MACON, Ga. (AP) — A middle Georgia county has approved an anti-discrimination ordinance that would govern businesses, despite opposition from some.
Macon-Bibb commissioners voted 5-4 in favor of the proposal on Tuesday, sending it to Mayor Robert Reichert for his signature or veto, news outlets reported.
“This is just a stepping block to making sure Macon is a place where people can live freely, work freely, and indulge in some sort of commerce without free or retribution,” said supporter DeMarcus Beckham. “It’s what our community needs. Our community needs equality now, and needs equality tomorrow, and it needs equality forever.”
The ordinance would ban discrimination in employment, housing and public accommodations based on race, religion, color, sex, disability, national origin, ancestry, sexual orientation, gender identity or military status. Under the ordinance, businesses could not discriminate by withholding any goods, services or accommodations.
The ordinance would allow people who felt they have been discriminated against to complain to the city-county government within 60 days, which would appoint a mediator. Any claims not settled in mediation would go to a hearing officer. Any business found to have been discriminating could be fined up to $500.
Supporters say a local process would be easier, faster and cheaper to use than pursuing federal civil rights lawsuits or employment discrimination complaints. Atlanta, Savannah and other Georgia municipalities already have similar ordinances in place.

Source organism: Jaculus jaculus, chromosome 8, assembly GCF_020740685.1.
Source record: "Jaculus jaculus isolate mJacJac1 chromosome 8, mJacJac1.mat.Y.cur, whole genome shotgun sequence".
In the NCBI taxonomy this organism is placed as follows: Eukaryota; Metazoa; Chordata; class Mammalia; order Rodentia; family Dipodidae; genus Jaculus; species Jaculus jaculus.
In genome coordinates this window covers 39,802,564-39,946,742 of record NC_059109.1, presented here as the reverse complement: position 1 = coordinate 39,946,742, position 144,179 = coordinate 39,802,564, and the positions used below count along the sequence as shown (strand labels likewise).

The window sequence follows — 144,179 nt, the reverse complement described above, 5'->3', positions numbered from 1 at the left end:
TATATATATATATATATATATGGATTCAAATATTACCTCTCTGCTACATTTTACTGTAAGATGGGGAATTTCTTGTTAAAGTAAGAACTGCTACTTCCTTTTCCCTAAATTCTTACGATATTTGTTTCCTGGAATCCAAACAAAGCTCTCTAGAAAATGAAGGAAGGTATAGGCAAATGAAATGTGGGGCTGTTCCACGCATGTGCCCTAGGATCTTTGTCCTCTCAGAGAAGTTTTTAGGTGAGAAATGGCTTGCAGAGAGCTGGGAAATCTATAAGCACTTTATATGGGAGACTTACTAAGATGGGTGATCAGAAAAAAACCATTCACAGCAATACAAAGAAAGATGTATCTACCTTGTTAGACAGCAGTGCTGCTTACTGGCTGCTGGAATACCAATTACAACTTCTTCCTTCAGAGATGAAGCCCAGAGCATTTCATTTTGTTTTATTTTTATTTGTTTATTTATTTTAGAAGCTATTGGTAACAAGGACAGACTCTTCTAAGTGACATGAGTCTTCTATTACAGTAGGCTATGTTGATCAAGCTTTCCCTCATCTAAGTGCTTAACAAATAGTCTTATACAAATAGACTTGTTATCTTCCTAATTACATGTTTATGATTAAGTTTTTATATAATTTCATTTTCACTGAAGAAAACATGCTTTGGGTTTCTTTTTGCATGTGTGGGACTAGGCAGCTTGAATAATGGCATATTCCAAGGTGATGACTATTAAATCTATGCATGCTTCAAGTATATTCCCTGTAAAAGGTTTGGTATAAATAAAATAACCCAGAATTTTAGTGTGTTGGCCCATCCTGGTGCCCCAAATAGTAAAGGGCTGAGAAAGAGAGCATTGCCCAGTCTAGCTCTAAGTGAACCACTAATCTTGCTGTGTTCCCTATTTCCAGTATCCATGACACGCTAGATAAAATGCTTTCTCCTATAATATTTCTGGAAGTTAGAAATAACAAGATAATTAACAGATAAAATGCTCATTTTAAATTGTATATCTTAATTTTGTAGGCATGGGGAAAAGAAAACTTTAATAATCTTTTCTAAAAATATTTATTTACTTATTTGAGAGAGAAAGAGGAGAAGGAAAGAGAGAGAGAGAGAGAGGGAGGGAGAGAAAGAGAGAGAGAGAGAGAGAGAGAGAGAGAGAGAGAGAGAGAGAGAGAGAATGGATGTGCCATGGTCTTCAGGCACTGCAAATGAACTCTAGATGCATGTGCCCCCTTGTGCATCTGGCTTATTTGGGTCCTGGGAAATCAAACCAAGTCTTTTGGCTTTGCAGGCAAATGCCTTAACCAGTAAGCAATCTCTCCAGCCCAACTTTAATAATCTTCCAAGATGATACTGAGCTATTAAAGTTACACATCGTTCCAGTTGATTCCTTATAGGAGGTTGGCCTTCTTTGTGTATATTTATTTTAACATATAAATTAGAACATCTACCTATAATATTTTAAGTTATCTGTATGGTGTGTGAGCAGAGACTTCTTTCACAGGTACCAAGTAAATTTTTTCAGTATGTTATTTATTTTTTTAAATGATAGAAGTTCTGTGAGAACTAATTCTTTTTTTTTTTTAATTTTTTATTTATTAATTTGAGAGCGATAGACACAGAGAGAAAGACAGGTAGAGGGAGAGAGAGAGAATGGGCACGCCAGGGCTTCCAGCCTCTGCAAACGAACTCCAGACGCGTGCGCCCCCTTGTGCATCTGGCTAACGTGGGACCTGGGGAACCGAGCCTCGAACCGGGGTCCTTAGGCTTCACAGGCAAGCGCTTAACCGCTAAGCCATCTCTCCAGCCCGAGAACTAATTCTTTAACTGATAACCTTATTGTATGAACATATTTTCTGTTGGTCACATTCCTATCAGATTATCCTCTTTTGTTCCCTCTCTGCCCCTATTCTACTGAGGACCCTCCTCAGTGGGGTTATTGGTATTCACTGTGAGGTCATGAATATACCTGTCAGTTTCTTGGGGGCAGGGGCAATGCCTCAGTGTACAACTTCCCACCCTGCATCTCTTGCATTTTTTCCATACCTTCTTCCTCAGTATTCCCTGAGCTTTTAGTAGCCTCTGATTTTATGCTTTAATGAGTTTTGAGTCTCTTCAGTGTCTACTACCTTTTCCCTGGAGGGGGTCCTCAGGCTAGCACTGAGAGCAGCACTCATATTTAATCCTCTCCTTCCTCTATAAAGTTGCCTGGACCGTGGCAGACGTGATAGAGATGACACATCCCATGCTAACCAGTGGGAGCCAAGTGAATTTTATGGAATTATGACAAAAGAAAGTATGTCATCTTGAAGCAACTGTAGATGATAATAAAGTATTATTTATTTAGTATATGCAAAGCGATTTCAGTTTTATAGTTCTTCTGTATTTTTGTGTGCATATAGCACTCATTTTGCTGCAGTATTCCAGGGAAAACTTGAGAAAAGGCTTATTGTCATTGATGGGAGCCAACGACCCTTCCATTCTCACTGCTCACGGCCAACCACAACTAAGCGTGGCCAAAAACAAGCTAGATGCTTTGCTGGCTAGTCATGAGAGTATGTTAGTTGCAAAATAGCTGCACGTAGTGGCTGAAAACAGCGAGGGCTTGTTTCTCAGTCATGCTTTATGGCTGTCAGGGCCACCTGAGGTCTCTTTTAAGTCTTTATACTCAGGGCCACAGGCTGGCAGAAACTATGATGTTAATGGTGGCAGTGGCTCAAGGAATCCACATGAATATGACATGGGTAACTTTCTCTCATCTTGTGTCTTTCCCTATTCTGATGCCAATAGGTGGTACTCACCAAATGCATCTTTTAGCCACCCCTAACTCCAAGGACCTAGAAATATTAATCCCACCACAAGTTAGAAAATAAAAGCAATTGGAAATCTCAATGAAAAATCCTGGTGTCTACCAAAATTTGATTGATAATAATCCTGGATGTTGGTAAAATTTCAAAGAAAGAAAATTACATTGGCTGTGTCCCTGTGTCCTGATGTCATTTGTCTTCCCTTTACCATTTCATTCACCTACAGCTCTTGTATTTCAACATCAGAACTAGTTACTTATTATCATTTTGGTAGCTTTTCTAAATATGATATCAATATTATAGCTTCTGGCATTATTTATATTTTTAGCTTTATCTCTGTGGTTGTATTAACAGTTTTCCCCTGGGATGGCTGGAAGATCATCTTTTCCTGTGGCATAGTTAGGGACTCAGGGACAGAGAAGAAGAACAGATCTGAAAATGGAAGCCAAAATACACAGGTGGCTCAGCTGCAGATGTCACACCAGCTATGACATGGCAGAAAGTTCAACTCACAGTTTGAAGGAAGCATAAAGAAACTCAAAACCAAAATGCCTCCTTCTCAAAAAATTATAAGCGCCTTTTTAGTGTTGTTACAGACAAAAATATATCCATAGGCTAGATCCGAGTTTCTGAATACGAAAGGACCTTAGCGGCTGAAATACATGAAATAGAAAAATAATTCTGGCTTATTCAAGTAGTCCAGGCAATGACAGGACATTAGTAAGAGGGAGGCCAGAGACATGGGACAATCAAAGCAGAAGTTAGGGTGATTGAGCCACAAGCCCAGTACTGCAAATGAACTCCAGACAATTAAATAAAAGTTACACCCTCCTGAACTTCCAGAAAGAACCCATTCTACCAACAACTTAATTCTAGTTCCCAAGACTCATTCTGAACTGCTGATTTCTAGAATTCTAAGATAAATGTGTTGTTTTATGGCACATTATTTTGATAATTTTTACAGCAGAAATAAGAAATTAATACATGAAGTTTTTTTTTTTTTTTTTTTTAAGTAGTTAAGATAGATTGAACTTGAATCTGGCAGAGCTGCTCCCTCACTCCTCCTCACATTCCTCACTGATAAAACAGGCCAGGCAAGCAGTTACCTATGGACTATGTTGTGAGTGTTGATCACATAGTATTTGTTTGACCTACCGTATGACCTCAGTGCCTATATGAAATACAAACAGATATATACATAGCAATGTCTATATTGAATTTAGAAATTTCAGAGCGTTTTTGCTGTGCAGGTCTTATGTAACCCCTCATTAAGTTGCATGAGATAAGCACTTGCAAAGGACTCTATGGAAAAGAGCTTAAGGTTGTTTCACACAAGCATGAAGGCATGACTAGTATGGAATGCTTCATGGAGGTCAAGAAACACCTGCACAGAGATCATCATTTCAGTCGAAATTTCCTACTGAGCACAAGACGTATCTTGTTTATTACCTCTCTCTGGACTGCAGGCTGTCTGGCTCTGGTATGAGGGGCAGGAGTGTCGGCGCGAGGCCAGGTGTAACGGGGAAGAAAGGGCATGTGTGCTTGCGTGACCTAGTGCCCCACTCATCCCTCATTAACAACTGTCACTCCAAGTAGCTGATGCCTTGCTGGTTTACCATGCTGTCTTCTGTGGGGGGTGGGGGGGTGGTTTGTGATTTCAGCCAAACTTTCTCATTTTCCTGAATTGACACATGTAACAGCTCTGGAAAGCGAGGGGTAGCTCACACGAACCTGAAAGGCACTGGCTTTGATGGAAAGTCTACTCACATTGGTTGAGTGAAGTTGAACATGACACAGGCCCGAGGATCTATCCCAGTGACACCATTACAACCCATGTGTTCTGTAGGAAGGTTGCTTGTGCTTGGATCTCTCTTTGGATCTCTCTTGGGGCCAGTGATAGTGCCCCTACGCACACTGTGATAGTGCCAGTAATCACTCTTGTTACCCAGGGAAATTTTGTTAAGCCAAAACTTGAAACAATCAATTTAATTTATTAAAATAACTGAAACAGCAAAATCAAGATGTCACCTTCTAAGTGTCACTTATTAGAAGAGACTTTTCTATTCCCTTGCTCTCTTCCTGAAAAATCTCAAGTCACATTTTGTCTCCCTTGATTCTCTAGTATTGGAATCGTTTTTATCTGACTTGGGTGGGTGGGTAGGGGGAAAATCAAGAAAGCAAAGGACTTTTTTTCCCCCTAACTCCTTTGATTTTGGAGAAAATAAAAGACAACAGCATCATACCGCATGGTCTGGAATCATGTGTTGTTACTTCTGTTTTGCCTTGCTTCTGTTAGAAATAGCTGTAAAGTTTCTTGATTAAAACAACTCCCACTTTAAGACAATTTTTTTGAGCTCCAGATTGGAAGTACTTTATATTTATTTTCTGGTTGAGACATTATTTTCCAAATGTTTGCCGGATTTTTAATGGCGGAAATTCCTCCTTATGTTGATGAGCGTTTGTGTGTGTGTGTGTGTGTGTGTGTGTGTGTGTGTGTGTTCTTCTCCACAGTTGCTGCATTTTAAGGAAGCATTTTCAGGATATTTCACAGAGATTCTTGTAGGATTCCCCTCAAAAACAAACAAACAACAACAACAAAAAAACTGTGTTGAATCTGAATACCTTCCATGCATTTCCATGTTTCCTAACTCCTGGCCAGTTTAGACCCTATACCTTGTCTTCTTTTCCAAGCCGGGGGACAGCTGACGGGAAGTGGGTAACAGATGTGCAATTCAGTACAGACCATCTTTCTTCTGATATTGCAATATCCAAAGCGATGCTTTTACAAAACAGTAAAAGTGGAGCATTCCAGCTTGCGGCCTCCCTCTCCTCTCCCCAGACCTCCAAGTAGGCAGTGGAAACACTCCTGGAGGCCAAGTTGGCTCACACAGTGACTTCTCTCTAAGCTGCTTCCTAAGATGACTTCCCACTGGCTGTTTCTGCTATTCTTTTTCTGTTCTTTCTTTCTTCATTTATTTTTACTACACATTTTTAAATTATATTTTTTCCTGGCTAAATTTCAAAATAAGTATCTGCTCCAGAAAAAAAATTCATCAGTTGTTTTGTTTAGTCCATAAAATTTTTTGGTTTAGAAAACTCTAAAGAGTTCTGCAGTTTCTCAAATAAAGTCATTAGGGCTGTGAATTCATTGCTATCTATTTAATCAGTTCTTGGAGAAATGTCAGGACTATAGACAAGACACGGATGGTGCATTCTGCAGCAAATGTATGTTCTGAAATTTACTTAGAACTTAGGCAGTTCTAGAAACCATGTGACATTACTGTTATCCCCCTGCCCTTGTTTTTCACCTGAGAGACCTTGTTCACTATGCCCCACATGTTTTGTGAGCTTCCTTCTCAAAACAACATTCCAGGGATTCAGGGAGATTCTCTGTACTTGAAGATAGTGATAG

The rules wouldn’t apply to private schools or any government agencies including public schools. Many of the sharpest disputes over transgender protections have centered on school bathrooms nationwide. Opponents focused on that in Macon, as well as on the larger issue of forcing people to respect lesbian, gay, bisexual and transgender rights when they oppose such behavior on religious grounds.
“In fact, this ordinance takes away the business owners’ freedom to practice religion, and instead coerces many Christian and Jewish faith-based people in our county to accept the LGBTQ lifestyle as one of their moral beliefs,” said former mayoral candidate Blake Sullivan.
Commissioner Valerie Wynn said many people had contacted her to oppose the ordinance. “It seems to be reverse discrimination against women and children, and the rights of these people that want other things besides this,” she said. “Why are we worrying this community about doing this? We have so many other things to worry about.”
But supporters said those who are worried about transgender intrusions in the bathroom were focusing on the wrong thing.
“Transgender individuals are beaten, discriminated and have acts of violence against them at an alarming rate,” Commissioner Virgil Watkins said. “When we talk about murders and suicides and acts of violence, those are the folks that need protection right now.”
Macon would be the 12th city in Georgia to pass this type of ordinance and the first county.